The banks are not getting much love and JPMorgan Chase (NYSE:JPM) is no exception. Bulls don’t get it, as the fundamentals, valuation and dividend yield are all attractive. Yet JPM stock just can’t seem to fetch a bid or sustain a rally. So why would anyone want to own JPM?
The market is going through a period of intense chop right now. As investment dollars rotate between sectors, it’s creating a frustrating “churn” that’s leaving tons of failed breakouts in its wake. For the financials, the worry over an inverted yield curve is dealing extra damage.
An inverted yield curve occurs when short-term rates are higher than long-term rates. In the past, this event has been an extremely accurate precursor to a recession, although it does not guarantee one will come in the next 12 months.
Unlike the past though, we have low global rates, which creates big demand for a quality bond like the 10-year Treasury. At the same time though, we had the Federal Reserve raising rates on the short end of the curve.
Whether investors want to pin this inverting curve on this unique situation or the fundamentals of the bond market doesn’t really matter. Ultimately, an inverted yield curve hurts banks’ profitability and that’s why the sector was thrashed last week.
Valuing JPM Stock
An inverted yield curve hurts banks because they can no longer lend at the short-term rate and borrow at the long-term rate and collect the difference (known as the spread). But at what point does that not matter?
In the case of JPM stock, we’re talking about a very high quality bank. However, even if it’s Bank of America (NYSE:BAC), Goldman Sachs (NYSE:GS) or Wells Fargo (NYSE:WFC), all of these names are well financed and are trading with low valuations.
JPM stock currently trades at 10.5 times this year’s earnings. While revenue is forecast to grow just 2.4% this year and 3.2% next year, earnings growth is much more impressive. Analysts are calling for 8.2% growth in 2019 and 8.1% in 2020. For just ~10 times earnings, that’s really not a bad price to pay for consistent growth.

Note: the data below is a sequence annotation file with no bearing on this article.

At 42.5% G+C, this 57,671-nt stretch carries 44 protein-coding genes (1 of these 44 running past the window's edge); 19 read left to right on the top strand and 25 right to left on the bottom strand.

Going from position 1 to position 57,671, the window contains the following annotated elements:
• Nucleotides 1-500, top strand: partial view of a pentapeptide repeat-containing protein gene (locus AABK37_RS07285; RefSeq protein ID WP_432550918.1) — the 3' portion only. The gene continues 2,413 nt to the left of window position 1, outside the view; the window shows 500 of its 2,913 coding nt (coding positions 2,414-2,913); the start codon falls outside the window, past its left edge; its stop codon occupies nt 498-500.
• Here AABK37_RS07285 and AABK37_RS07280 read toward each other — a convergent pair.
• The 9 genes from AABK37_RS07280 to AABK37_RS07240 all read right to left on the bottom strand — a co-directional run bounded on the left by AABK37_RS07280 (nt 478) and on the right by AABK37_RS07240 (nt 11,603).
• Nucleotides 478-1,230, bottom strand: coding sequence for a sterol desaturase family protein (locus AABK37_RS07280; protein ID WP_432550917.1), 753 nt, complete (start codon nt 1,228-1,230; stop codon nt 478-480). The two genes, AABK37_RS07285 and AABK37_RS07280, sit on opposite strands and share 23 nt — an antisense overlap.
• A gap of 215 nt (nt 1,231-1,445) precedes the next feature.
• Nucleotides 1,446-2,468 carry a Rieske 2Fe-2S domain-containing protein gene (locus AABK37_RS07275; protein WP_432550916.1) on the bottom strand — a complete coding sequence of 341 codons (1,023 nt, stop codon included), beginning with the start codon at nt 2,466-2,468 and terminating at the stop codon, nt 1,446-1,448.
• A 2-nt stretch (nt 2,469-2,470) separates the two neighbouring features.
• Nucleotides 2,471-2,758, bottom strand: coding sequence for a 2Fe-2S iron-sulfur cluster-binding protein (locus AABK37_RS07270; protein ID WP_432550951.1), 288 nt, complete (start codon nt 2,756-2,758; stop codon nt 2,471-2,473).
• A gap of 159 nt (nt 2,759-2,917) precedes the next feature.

Taking it a step further though, JPM stock also pays out a 3.2% dividend yield. Unlike other companies, the banks are held to a pretty high liquidity standard by the Federal Reserve. As a result, each year the banks go through a round of stress tests to make sure they can handle a severe liquidity event.
Based on their results, the companies are allowed to set their capital return plans for the coming year. These results will be released in June and could act as a potential catalyst for JPM stock.
Last year, JPMorgan stock announced a 43% increase in its quarterly dividend and a buyback of up to $20.7 billion for the next year. Hopefully this year we’ll get another notable increase.
Trading JPMorgan Stock
Last week’s yield inversion scare drilled JPM stock just after it was threatening to breakout higher. The $107 area sports the 200-day moving average and the 61.8% Fibonacci retracement for the 52-week range. With Monday’s 3% pop higher, shares are over the notable $104 area.
To see a sustained move higher though, investors need JPMorgan stock to clear $107. Above last week’s high would help too, while $112 would be a great upside target to use.
Given the lack of bullish momentum, it’s hard to imagine the stock pushing through this level on its first try. On the downside, bulls should be happy to see $100 hold as support. Below that and $98 could be on the table. If that mark fails, downtrend support (blue line) should buoy JPMorgan stock.
While JPMorgan is a solid company, its stock has not been good. It needs to show more strength to lure in the bulls.